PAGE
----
An example of a recent out-of-band update was one released in May 2019 for the remote desktop BlueKeep vulnerability that could allow the creation of wormable malware such as WannaCry. As Microsoft felt that this was an important vulnerability to fix, they did not wait for the next Patch Tuesday to release the security update.

Every month, BleepingComputer releases a Patch Tuesday article that summarizes all of the security fixes released that month, with information about certain critical vulnerabilities.

Windows 10 Servicing Stack Update (SSU)

Windows 10 Servicing Stack Updates (SSUs) are released to resolve issues related to Windows Update. For example, if there is an issue that is known to cause an update to not install properly, Microsoft may release a Servicing Stack Update to resolve that issue before other updates are released.

Windows 10 SSUs are generally released before the monthly updates to improve the reliability of the update process and mitigate potential issues.

Windows 10 Compatibility and Reliability Update

Windows 10 Compatibility and Reliability Updates are out-of-band releases that do not follow the standard release schedule.


Windows 10 Compatibility Updates make improvements to ease the installation experience when updating to a new version of Windows 10, while Windows 10 Reliability Updates include new reliability improvements to the Windows Update components in the OS.

Windows 10 Microcode updates

Microsoft releases Intel microcode updates that mitigate know vulnerabilities or hardware issues in CPUs. Microcode updates can be seen as patches for how the CPU interacts with the operating system.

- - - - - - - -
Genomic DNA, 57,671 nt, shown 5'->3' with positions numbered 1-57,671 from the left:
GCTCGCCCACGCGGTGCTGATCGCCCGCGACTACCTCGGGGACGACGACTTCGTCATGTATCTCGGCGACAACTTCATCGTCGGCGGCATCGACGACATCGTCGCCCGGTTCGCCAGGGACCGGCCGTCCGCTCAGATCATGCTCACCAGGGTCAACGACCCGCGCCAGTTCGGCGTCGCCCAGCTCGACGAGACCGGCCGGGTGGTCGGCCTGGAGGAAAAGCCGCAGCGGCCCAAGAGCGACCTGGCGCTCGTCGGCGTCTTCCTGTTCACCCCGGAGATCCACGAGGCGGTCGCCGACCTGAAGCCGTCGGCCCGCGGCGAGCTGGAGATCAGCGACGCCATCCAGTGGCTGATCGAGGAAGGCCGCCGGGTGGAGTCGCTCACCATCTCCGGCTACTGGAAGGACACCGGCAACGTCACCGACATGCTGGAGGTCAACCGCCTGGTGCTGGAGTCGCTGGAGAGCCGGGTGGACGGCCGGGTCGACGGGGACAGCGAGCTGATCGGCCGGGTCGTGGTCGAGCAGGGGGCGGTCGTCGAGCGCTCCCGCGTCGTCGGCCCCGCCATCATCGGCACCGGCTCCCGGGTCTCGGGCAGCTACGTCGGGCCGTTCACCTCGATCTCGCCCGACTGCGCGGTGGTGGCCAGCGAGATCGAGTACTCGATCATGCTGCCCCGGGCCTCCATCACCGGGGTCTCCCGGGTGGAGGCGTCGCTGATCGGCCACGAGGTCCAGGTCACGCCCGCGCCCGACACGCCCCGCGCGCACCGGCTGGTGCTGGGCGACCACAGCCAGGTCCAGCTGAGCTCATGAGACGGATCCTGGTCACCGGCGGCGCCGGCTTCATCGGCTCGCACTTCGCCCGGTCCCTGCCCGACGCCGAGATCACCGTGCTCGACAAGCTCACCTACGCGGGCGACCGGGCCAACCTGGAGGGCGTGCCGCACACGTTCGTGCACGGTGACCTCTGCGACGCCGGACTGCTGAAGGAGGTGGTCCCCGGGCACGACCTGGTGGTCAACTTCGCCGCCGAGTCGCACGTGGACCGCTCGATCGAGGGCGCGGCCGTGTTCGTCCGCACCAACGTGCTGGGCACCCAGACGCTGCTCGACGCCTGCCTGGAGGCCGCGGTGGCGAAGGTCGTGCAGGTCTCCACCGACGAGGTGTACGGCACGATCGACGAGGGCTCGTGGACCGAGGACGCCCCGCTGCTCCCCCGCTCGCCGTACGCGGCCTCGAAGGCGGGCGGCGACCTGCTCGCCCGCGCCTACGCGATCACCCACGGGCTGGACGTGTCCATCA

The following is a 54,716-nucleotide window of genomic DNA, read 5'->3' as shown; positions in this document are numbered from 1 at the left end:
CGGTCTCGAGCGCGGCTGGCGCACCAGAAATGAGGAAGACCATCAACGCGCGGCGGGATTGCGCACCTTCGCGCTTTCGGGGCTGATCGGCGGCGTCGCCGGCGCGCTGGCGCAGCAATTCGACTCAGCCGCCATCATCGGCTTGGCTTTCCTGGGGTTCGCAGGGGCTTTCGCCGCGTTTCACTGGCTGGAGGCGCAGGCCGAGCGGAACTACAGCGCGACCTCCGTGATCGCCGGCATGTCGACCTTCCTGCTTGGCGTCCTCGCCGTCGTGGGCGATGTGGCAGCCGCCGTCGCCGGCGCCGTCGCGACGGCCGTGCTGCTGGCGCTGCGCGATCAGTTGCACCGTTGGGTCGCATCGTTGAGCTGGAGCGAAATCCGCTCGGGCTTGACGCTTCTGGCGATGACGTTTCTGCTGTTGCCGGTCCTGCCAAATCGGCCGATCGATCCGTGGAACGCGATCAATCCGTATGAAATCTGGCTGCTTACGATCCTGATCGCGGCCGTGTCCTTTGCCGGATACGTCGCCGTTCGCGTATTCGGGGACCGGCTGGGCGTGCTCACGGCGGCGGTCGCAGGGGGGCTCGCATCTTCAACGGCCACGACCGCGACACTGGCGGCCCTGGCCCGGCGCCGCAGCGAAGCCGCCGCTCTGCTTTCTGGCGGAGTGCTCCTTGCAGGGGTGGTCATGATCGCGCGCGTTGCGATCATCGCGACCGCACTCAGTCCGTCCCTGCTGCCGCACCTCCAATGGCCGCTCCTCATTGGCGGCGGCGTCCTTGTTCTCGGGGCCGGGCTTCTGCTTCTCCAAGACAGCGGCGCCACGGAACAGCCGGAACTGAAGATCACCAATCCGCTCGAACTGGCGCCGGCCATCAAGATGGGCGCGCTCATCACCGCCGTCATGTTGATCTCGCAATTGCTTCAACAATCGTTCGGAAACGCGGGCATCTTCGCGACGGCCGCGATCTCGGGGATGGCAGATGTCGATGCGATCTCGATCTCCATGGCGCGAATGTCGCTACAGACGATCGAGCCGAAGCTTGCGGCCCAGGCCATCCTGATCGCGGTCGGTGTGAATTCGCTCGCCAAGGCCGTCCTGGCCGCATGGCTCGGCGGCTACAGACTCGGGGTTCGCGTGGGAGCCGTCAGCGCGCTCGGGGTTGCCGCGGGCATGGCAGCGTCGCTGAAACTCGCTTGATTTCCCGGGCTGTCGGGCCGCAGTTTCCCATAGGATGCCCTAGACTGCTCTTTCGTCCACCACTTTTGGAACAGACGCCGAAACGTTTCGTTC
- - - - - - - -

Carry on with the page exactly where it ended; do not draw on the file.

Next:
These updates do not follow the standard release schedule and Microsoft keeps track of the available Microcode updates in a support bulletin.

Windows Malicious Software Removal Tool

Every month, Microsoft releases an update to their Malicious Software Removal Tool that can be used to remove known infections from a computer.  This program is not an antivirus program, but rather a post-infection removal tool.

A new version is released every month with new detections for any new malware that was discovered over the past month.

Windows users can launch the tool by typing mrt and pressing enter. This will launch the Windows Malicious Software Removal Tool and walk you through using it to scan your computer.

Security Intelligence Update for Windows Defender Antivirus

Security Intelligence Updates are simply a new name for the previous “Definition Update for Windows Defender Antivirus” updates.

These updates can be released multiple times a day and are used to update the detections used by Windows Defender Antivirus or, soon to be called, Microsoft Defender Antivirus.

These updates are integral for the proper operation of Windows Defender Antivirus as they contain detections for new malware that Microsoft has discovered and determined to be malicious.

Managing Windows updates

Now that you know the different types of updates that will be installed by Windows 10, it is also important to learn how to manage them.

You can use the following guides to search for, remove, and manually install Windows updates:

  • How to Get a List of Installed Windows 10 Updates

  • How to Manually Install Windows 10 Cumulative Updates

  • How to Uninstall Windows 10 Updates Manually